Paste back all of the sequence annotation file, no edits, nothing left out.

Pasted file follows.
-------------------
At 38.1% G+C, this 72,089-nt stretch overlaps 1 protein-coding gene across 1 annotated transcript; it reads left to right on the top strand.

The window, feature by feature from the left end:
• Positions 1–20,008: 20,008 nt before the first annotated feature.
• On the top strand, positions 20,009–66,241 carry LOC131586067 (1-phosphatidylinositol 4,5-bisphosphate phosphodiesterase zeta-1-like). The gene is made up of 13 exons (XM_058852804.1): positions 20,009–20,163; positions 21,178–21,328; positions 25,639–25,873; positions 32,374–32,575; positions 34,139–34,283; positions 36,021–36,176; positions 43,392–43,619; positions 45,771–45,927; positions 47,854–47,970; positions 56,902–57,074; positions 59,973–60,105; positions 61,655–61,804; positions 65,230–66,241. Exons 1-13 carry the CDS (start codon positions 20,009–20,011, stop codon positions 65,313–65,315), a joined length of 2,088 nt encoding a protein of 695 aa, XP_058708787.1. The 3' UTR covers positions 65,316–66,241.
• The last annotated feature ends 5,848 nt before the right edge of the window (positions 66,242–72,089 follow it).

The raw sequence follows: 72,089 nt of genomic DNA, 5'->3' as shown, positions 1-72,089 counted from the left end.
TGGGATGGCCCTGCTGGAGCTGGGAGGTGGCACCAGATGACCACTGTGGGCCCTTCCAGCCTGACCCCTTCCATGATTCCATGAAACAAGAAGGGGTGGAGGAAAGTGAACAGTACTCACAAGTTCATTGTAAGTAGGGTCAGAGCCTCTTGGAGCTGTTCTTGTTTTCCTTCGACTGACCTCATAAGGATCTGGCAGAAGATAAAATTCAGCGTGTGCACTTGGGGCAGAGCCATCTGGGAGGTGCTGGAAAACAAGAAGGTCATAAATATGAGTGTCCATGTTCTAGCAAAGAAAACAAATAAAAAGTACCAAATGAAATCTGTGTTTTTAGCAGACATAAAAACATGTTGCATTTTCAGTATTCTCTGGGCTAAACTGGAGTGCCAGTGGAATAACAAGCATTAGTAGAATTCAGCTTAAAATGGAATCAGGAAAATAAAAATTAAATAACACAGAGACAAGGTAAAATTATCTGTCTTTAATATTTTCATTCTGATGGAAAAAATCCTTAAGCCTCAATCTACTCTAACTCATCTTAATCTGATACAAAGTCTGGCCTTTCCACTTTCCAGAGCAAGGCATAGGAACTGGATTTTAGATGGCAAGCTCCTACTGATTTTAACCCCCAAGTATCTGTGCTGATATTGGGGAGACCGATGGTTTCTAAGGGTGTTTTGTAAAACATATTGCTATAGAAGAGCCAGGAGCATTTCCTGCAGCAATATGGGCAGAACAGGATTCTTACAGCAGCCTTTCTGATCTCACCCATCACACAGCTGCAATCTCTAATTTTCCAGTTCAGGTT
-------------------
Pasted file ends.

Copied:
At 38.1% G+C, this 72,089-nt stretch overlaps 1 protein-coding gene across 1 annotated transcript; it reads left to right on the top strand.

The window, feature by feature from the left end:
• Positions 1–20,008: 20,008 nt before the first annotated feature.
• On the top strand, positions 20,009–66,241 carry LOC131586067 (1-phosphatidylinositol 4,5-bisphosphate phosphodiesterase zeta-1-like). The gene is made up of 13 exons (XM_058852804.1): positions 20,009–20,163; positions 21,178–21,328; positions 25,639–25,873; positions 32,374–32,575; positions 34,139–34,283; positions 36,021–36,176; positions 43,392–43,619; positions 45,771–45,927; positions 47,854–47,970; positions 56,902–57,074; positions 59,973–60,105; positions 61,655–61,804; positions 65,230–66,241. Exons 1-13 carry the CDS (start codon positions 20,009–20,011, stop codon positions 65,313–65,315), a joined length of 2,088 nt encoding a protein of 695 aa, XP_058708787.1. The 3' UTR covers positions 65,316–66,241.
• The last annotated feature ends 5,848 nt before the right edge of the window (positions 66,242–72,089 follow it).

The raw sequence follows: 72,089 nt of genomic DNA, 5'->3' as shown, positions 1-72,089 counted from the left end.
TGGGATGGCCCTGCTGGAGCTGGGAGGTGGCACCAGATGACCACTGTGGGCCCTTCCAGCCTGACCCCTTCCATGATTCCATGAAACAAGAAGGGGTGGAGGAAAGTGAACAGTACTCACAAGTTCATTGTAAGTAGGGTCAGAGCCTCTTGGAGCTGTTCTTGTTTTCCTTCGACTGACCTCATAAGGATCTGGCAGAAGATAAAATTCAGCGTGTGCACTTGGGGCAGAGCCATCTGGGAGGTGCTGGAAAACAAGAAGGTCATAAATATGAGTGTCCATGTTCTAGCAAAGAAAACAAATAAAAAGTACCAAATGAAATCTGTGTTTTTAGCAGACATAAAAACATGTTGCATTTTCAGTATTCTCTGGGCTAAACTGGAGTGCCAGTGGAATAACAAGCATTAGTAGAATTCAGCTTAAAATGGAATCAGGAAAATAAAAATTAAATAACACAGAGACAAGGTAAAATTATCTGTCTTTAATATTTTCATTCTGATGGAAAAAATCCTTAAGCCTCAATCTACTCTAACTCATCTTAATCTGATACAAAGTCTGGCCTTTCCACTTTCCAGAGCAAGGCATAGGAACTGGATTTTAGATGGCAAGCTCCTACTGATTTTAACCCCCAAGTATCTGTGCTGATATTGGGGAGACCGATGGTTTCTAAGGGTGTTTTGTAAAACATATTGCTATAGAAGAGCCAGGAGCATTTCCTGCAGCAATATGGGCAGAACAGGATTCTTACAGCAGCCTTTCTGATCTCACCCATCACACAGCTGCAATCTCTAATTTTCCAGTTCAGGTT